One summer, nearly a lifetime ago, a leaflet came through the door of every household in Britain. It brought news of something quietly revolutionary:
Your new National Health Service begins on 5th July.
What is it? How do you get it?
It will provide you with all medical, dental and nursing care. Everyone — rich or poor, man, woman or child — can use it or any part of it. There are no charges, except for a few special items. There are no insurance qualifications. But it is not a ‘charity’. You are all paying for it, mainly as tax payers, and it will relieve your money worries in time of illness.
If medals were handed out for services to clarity, the anonymous authors of these words would have got one. They kept it magnificently simple.
First, they announced the launch of an institution, in the plainest language, stating its name and giving its start date, and choosing “begin” rather than its pompous brother “commence”, which often proves irresistible to officials. Then they asked two questions: “What is it? How do you get it?” All the best questions are short, because then they are big and open, leaving room for many different answers. And this even applies, as here, with a question you ask yourself.
So far we’ve had three sentences but very few words, none of them long. This is plain speaking, which inspires trust: it tells us that the authors have nothing to hide.
If medals were handed out for services to clarity, the anonymous authors of the NHS leaflet would have got one.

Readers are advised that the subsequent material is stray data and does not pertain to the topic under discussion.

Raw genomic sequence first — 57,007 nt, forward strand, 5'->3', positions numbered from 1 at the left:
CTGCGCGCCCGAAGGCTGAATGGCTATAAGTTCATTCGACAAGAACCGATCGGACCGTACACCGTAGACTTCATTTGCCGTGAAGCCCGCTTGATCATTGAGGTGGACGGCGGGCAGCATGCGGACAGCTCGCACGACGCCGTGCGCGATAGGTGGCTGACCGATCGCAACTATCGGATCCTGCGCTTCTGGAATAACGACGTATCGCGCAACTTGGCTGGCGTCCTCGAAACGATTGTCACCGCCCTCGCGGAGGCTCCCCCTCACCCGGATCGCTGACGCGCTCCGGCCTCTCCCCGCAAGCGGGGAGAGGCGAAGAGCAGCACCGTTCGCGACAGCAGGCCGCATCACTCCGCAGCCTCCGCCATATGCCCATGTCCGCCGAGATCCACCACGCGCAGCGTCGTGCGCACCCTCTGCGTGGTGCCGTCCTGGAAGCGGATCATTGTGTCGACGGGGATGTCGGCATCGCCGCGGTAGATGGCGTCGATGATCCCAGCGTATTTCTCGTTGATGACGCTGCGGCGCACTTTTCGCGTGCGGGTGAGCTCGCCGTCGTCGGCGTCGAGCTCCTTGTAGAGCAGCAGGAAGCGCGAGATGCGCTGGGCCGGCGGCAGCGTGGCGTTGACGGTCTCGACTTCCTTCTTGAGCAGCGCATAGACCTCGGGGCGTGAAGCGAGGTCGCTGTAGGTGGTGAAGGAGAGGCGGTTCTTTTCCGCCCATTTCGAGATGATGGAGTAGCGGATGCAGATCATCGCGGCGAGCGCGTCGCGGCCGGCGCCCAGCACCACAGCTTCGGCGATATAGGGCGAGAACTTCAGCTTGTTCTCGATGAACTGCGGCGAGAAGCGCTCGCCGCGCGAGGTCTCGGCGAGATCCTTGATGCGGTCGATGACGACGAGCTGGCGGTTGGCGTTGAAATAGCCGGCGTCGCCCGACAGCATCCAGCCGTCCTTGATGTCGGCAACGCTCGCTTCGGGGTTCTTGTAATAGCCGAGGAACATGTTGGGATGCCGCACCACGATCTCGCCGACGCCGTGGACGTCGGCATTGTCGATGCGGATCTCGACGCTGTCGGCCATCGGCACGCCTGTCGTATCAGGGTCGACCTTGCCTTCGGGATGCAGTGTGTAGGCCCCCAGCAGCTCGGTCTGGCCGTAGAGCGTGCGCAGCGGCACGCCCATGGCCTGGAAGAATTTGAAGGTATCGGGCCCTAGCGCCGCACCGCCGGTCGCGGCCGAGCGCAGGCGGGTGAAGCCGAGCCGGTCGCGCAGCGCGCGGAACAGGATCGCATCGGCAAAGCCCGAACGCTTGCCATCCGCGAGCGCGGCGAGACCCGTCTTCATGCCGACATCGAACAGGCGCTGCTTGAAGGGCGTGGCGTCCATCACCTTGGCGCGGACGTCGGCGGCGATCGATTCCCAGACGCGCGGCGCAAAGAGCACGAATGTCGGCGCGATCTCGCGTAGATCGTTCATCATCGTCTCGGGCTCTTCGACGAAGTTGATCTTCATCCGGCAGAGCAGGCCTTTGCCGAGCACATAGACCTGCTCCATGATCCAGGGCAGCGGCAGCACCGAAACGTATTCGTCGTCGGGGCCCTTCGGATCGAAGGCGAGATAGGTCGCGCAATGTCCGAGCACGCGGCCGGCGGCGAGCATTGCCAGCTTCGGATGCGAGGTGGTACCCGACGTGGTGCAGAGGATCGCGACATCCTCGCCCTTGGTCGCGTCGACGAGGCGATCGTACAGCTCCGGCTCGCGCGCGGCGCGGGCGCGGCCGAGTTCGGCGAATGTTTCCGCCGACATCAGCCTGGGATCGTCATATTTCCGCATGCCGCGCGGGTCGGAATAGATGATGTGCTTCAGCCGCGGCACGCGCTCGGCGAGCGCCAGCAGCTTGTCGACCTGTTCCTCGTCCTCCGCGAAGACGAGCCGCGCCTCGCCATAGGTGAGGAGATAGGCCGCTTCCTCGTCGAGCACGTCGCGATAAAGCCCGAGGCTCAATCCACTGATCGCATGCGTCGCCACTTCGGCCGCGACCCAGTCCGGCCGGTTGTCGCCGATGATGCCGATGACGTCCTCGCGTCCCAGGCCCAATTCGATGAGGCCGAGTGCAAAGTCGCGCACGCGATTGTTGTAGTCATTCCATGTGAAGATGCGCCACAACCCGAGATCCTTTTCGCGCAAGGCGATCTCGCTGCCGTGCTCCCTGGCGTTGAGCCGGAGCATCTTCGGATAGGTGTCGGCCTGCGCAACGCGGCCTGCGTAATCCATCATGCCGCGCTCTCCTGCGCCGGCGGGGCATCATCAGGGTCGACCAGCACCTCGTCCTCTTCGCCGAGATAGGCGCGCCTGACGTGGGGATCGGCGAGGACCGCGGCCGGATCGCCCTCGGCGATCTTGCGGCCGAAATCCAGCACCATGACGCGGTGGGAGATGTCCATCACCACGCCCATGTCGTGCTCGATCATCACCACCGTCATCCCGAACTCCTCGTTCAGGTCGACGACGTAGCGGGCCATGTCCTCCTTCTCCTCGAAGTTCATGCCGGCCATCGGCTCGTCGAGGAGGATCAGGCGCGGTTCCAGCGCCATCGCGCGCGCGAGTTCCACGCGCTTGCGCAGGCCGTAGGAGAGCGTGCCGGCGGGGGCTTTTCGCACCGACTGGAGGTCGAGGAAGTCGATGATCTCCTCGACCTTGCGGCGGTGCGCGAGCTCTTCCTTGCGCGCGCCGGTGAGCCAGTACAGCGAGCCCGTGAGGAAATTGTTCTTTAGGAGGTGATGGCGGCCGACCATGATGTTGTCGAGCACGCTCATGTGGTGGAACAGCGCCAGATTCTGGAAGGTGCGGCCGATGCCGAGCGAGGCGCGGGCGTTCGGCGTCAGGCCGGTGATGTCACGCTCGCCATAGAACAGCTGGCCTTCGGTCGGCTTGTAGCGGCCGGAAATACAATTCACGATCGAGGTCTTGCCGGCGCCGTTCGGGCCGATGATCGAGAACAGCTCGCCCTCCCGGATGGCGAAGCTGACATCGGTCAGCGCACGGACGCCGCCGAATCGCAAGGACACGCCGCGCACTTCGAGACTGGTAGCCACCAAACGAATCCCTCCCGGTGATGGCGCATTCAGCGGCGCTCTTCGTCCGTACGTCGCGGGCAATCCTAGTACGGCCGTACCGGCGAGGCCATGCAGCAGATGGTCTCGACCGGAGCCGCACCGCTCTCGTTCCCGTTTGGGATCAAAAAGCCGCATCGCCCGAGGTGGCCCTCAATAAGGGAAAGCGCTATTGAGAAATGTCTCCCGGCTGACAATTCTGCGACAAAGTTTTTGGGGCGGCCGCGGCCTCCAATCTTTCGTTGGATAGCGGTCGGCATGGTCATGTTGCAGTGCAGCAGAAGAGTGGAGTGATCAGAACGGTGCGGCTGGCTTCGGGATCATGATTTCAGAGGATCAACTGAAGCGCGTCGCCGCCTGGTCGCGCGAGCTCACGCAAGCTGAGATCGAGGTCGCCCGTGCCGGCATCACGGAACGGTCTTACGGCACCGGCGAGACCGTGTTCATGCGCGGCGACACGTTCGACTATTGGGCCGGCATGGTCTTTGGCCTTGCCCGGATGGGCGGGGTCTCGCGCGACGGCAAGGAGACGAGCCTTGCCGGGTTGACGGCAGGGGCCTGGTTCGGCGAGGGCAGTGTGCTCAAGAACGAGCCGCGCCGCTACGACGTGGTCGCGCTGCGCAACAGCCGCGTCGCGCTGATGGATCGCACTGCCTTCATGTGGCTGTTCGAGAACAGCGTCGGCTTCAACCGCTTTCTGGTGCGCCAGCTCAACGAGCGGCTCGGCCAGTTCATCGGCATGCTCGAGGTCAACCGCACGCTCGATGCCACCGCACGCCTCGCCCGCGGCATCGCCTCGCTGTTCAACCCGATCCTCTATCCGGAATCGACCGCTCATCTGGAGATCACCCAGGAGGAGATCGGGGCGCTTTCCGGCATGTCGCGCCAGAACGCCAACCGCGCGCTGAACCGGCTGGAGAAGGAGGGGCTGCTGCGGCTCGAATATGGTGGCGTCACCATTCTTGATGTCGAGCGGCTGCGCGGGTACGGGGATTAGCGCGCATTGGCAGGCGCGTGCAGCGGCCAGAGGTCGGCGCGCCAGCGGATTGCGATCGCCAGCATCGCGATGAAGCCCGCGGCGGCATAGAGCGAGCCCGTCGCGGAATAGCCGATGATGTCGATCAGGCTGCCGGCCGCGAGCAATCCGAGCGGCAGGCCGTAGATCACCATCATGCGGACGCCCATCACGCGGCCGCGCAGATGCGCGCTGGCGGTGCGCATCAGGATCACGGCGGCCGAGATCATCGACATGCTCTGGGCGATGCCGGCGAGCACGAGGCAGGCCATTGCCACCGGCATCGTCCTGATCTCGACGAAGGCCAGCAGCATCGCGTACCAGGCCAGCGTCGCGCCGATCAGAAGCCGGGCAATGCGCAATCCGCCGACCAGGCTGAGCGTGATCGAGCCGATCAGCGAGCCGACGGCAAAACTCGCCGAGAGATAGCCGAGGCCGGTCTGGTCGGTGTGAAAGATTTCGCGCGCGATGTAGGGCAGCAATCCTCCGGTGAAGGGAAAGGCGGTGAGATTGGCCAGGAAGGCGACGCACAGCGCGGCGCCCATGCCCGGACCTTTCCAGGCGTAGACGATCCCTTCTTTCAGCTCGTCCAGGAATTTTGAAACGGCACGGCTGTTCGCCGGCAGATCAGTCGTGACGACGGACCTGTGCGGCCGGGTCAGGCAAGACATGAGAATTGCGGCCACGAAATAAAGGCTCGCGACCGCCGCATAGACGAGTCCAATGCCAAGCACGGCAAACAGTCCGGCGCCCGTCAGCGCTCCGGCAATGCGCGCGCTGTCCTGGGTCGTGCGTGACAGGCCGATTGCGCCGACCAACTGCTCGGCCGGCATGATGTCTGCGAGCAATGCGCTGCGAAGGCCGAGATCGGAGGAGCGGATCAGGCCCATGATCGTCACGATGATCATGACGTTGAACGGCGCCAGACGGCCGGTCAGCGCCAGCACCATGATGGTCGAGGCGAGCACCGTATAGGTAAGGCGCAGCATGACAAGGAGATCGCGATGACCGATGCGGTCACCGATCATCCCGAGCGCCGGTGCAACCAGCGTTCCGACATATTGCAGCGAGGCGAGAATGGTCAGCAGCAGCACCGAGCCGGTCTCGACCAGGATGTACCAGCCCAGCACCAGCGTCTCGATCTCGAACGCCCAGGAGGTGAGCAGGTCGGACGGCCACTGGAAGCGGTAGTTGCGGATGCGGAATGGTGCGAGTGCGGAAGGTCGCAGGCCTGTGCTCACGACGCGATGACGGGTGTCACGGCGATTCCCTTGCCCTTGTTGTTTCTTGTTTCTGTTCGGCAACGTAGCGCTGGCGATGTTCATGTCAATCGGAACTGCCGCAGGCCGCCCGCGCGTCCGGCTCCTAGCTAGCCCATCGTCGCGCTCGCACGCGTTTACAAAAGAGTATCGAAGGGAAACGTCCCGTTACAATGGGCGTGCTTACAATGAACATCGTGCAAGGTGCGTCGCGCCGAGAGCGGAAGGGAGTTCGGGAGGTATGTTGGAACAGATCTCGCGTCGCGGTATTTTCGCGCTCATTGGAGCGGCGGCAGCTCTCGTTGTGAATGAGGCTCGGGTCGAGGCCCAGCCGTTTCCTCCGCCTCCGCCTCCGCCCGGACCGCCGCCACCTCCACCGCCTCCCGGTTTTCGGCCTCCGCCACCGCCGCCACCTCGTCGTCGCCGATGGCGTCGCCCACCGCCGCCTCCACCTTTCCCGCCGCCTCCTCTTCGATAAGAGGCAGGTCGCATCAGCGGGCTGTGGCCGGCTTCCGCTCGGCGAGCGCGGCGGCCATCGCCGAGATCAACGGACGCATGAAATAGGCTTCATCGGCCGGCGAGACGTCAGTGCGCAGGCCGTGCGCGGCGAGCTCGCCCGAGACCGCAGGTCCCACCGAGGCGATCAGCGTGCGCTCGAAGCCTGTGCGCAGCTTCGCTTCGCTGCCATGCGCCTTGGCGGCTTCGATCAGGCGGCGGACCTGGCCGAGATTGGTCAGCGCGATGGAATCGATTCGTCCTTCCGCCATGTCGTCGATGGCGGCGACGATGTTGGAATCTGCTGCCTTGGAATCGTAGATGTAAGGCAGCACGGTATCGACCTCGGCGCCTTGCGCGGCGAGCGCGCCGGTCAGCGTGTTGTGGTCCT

The sentences that follow, giving the answers, are almost as short as the questions. Every clause is a main clause, entire and of itself. The first sentence sums up what the NHS offers: “It will provide you with all medical, dental and nursing care.” The second spells out who it’s for: “Everyone — rich or poor, man, woman or child — can use it or any part of it.”
The third sentence says that nearly all of this new service will be free; the fourth assures you that you don’t need insurance. The fifth sentence (“But it is not a ‘charity’”) and the first half of the sixth (“You are all paying for it”) show how the service is funded, and the paragraph finishes with the emotional impact that is the point of the whole exercise — peace of mind. “It will relieve your money worries in time of illness.”
All this is done calmly, crisply, with no fuss or grandstanding. Which is not to say that it’s flawless. A picky editor might have trimmed a couple of words. “Qualifications” is jarring, a word of five syllables in a paragraph where everything else has three at most: that sentence would have been plainer and simpler as “You don’t need insurance”.
And there’s another bum note in the quote marks around “charity”. The point being made here is straightforwardly true — the NHS is not a charity — so there’s no need to complicate things with quotes.
But this is still a paragraph of immense power. It contains so few words, yet it conveys all the main points about a new institution. It is direct, helpful and down-to-earth. Written in 1948, it is way ahead of its time.
This is plain speaking, which inspires trust: it tells us that the authors have nothing to hide.
Clarity is, among other things, a courtesy. It means using words the reader will understand, which means using words you understand yourself. Being clear is far more important than being clever. If you can be both at once, all the better; but it’s not worth going out of your way to sound clever, because it hardly ever works. The TV critic Nancy Banks-Smith once said: “We cannot put pen to paper without revealing something of ourselves.”